Amy Heckerling is one of the better maker of teen films (about them, and often for them) and other poppy movies. Hit and miss, but worth looking at.
Fast Times at Ridgemont High (1982) -- Probably the first of its kind, but I haven't decided if "its kind" is a good thing or not yet. Sometimes it is, sometimes it isn't, and this isn't the best one, even if it is the first. If I would have seen it originally in 1982, I might have appreciated the newness of it, but seeing it for the first time in 2001, I could only appreciate the original originality of it, and only minorly liked it as a movie itself, one which stands alone without any historical context. Or... um, it was decently funny. Judge Reinhold was good. B
National Lampoon's European Vacation (1985) -- From what I remember, this was funny enough. I'll have to see it again to give it a proper review, and I think I agree with those who say the first is still much better. (See Harold Ramis for the predecessor, National Lampoon's Vacation. See Jeremiah S. Chechik for the sequel, National Lampoon's Christmas Vacation.) B
Look Who's Talking (1989) -- It's not awful, it's funny enough. Bruce Willis from back in his ha-ha days, John Travolta from his pre-Pulp Fiction post-Saturday Night Fever days, Kirstie Allie looking cute. It's worth seeing. It's got something to it. The best news of all is that computer graphics weren't advanced enough in 1989 to make the baby's mouth move. (See below for the sequel, Look Who's Talking Too.) C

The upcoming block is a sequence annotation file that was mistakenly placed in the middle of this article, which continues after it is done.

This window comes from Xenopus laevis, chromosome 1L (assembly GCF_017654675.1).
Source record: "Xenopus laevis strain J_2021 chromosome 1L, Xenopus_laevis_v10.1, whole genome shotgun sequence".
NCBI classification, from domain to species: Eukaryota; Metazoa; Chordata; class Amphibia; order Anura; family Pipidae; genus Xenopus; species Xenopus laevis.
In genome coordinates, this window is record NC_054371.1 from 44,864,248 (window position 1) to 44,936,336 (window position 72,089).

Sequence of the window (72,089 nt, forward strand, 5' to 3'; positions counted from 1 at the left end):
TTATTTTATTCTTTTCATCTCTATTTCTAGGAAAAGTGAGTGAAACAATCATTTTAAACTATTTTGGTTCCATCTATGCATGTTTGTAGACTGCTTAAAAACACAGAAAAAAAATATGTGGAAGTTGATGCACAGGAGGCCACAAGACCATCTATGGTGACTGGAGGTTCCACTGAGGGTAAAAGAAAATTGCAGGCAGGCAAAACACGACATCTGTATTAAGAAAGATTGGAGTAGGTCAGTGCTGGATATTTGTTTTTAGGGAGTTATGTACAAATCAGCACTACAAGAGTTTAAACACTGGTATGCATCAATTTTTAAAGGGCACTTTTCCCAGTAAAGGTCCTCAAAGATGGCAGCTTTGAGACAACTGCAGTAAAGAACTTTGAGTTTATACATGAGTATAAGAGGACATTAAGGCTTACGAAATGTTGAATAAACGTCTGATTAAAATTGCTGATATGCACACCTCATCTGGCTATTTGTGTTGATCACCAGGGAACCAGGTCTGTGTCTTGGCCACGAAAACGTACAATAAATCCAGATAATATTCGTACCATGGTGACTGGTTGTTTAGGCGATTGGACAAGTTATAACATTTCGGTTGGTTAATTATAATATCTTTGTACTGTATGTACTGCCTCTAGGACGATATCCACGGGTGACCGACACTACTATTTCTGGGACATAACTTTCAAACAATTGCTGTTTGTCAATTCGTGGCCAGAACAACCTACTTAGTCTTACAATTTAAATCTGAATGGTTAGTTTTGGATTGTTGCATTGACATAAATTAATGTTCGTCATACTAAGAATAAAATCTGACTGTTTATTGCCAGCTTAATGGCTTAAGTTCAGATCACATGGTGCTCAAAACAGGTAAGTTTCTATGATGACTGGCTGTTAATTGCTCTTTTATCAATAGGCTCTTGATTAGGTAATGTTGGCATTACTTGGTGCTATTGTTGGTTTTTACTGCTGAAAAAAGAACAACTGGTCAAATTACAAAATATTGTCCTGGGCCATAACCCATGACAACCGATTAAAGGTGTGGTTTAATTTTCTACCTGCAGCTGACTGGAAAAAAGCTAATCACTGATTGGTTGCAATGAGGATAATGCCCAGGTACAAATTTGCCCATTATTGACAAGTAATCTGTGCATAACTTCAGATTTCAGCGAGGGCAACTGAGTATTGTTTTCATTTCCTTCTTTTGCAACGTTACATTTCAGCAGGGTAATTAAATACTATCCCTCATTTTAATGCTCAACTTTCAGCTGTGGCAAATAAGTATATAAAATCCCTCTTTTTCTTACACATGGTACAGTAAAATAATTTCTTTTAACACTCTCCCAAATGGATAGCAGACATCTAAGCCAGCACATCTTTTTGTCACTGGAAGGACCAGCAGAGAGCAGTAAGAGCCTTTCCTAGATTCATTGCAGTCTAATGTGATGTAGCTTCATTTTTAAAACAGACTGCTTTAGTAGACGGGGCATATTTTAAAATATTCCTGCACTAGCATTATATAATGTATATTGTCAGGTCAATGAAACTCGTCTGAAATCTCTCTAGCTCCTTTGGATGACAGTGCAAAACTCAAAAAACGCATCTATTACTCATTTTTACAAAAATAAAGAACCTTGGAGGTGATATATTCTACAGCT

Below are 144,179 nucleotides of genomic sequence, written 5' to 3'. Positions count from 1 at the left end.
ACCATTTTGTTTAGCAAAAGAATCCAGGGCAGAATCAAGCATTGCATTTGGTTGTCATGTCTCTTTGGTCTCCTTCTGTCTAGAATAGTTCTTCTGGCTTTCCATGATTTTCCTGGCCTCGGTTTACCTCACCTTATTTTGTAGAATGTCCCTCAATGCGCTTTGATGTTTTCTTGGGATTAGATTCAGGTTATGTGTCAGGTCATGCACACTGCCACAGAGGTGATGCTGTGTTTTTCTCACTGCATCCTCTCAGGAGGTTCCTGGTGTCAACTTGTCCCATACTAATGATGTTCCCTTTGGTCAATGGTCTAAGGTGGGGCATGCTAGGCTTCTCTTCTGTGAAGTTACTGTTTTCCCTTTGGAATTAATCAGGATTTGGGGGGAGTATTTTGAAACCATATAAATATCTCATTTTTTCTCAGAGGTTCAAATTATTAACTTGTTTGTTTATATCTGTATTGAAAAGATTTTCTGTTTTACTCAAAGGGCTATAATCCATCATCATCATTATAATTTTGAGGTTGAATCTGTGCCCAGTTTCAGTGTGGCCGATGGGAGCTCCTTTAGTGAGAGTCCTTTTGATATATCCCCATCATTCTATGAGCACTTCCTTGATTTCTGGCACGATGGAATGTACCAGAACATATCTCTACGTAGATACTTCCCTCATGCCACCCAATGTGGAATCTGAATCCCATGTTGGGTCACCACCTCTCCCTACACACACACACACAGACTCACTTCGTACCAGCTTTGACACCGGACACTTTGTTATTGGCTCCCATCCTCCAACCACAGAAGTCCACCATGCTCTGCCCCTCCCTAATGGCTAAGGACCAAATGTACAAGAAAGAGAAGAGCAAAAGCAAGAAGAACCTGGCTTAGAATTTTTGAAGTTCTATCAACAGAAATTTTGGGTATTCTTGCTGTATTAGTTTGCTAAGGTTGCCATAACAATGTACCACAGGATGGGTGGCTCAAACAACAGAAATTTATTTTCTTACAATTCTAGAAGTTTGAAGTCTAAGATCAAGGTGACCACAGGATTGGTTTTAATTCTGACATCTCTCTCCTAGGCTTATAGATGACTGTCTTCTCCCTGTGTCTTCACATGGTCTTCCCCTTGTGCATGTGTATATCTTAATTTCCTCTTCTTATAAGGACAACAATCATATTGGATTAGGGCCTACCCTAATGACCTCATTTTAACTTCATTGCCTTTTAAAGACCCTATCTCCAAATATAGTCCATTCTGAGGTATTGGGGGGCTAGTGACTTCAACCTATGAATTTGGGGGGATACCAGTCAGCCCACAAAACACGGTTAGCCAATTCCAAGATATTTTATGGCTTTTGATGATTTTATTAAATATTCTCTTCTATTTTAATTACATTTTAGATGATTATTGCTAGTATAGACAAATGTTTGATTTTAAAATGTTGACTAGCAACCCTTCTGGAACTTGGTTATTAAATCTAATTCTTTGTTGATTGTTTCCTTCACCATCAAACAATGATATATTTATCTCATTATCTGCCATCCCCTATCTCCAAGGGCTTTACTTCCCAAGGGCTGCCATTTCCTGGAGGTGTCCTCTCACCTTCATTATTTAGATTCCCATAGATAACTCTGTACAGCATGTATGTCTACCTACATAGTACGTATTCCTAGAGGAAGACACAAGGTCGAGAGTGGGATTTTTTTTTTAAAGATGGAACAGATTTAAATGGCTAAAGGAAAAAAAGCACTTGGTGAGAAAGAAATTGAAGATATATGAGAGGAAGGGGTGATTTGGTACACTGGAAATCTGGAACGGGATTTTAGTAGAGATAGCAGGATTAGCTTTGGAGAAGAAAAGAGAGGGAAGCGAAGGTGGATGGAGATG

Look Who's Talking Too (1990) -- I haven't even seen it all the way through, but I'll grade it anyway. Anything that says "Add another baby, and what about Roseanne for the voice?" can't be that great an idea. (See above for the predecessor, Look Who's Talking. See Tom Ropelewski for the sequel, Look Who's Talking Now.) D
Clueless (1995) -- My favorite Amy Heckerling movie, and maybe because I was around this time in the 90s to see this movie help define the decade in much the same way Fast Times at Ridgemont High did for the 80s. Though I think it works beyond that as well, and is still funny with great performances all around. Movies would try to copy it later (like Legally Blonde), but those seemed to miss most of the point and just go for some dumb blonde character, which Cher wasn't. A
Loser (2000) -- Amy Heckerling tries to make a movie for the college kids of the new millennium and fails. A pretty uninteresting movie. D
Copyright (c) Nov 2001 - Dec 2005 by Rusty Likes Movies